Meet the man behind the tale of ‘Bella Bandida’

Published November 25, 2020, 10:49 AM

by John Legaspi

Tonight, local television network TV5 is premiering its newest addition to its primetime block, Bella Bandida. Starring actress Ryza Cenon as the titular character, Bella Bandida is among the first of the many female-led shows to come from the network.

Ryza Cenon as Bella Bandida (Photo from TV5)

The story of Bella Bandida revolves around medical doctor Annabelle “Bella” Suarez with a mission to help improve the wellbeing of the people in her hometown Santiago. Later on, she encounters Mayor Tigro, who’s authorizing an illegal mining operation in her hometown. In an attempt to stop him, Bella, sadly, ends up getting raped and almost murdered. With the help of the moon goddess, May’ari, Bella is gifted with super powers, giving birth to Bella Bandida.

Bella Bandida is expected to give a fresh take on how women are portrayed on action series fitted in the TV screen. With producers of women-starred local action films Buy Bust and Maria backing the show, viewers are likely to see a fierce woman taking terms into her own hands on the show. 

But before Bella even graced our TV screens today, her action-packed tale was first adapted in a movie released in 1971. And before that silver screen debut, she was firts seen on the pages of comics by National Artist for Visual Arts Francisco V. Coching

Francisco Coching (Photo from Komikero Komiks Museum Online)

Since 1935, 15-year-old Francisco has been creating comics with women as their central character and hero. Years before even Mars Ravelo‘s Darna was born, there was Francisco’s Mara-bini, a comic about an amazon warrior published in Bahaghari Magazine. Being the son of Filipino novelist Gregorio Coching made Francisco a natural storyteller.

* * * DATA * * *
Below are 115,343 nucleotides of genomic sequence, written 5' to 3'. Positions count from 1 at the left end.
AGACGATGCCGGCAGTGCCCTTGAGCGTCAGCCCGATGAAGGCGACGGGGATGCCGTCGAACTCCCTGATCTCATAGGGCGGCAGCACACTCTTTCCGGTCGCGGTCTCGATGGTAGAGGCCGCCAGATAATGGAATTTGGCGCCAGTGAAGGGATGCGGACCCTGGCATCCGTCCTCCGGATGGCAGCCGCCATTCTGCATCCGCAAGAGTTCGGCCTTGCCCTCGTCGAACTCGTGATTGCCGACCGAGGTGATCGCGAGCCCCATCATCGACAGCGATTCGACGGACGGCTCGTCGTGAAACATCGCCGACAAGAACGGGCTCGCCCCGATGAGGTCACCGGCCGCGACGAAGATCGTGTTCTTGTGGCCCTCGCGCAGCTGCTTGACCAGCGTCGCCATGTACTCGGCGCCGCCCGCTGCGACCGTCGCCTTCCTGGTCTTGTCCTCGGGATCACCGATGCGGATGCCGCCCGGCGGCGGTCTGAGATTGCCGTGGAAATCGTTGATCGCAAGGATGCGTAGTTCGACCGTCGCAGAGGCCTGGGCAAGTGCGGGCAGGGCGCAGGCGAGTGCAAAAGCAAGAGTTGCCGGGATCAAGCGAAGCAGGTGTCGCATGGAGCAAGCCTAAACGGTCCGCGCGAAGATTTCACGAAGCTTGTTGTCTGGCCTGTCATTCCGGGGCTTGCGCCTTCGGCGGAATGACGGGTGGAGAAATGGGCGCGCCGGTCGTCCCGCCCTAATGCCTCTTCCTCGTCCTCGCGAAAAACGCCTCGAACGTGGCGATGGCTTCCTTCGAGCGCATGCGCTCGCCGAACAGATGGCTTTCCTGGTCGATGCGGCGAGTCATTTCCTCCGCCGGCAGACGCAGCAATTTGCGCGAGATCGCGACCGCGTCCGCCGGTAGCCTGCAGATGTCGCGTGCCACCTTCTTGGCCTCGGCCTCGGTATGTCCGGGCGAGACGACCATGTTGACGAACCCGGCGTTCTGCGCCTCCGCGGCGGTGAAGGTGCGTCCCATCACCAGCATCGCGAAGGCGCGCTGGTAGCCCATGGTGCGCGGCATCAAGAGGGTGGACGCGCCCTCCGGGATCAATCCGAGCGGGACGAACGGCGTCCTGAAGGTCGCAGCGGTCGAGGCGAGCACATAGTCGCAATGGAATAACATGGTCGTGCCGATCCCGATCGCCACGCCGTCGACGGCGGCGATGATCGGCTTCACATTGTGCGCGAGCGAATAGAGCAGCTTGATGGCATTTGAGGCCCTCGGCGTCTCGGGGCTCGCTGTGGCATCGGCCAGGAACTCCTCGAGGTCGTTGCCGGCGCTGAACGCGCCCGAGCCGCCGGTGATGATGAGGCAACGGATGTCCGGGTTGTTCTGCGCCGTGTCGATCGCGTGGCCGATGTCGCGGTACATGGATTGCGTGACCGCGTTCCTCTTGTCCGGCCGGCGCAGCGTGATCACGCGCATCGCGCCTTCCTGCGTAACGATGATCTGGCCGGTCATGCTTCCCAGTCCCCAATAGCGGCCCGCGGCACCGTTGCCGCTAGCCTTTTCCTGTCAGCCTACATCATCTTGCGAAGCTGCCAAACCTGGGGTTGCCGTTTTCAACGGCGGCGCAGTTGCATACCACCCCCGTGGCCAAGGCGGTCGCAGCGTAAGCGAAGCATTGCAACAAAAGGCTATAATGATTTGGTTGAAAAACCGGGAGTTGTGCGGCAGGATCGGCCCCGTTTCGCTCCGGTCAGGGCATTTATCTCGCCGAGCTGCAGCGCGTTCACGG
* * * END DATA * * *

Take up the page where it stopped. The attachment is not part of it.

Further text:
After the second World War, Francisco went on to work for Liwayway Magazine, one Manila Bulletin Publishing’s vernaculars since the 1960s, and created Hagibis  and other comics like Sabas, ang Barbaro, Bella Bandida, and El Negro, his final work.

According to Komikero Komiks Museum Online, Francisco retired at age 54 in 1973 after 39 years in the comics industry, producing 53 comic novels. He died on Sept. 1, 1998 at age 78.

Photo from Philippine Postal Corporation

Through his works, Francisco inspired a generation of Filipino illustrators, and garnered numerous accolades. In 1999, he was nominated to be a National Artist for Visual Arts. That honor was legitimized by virtue of Proclamation No. 808, series of 2014.

Francisco is now remembered as one of the “pillars of Philippine Komiks Industry,” and is dubbed as “King of Komiks” and the “Dean of Philippine Comics.”

Watch the trailer of TV5′ Bella Bandida:

 
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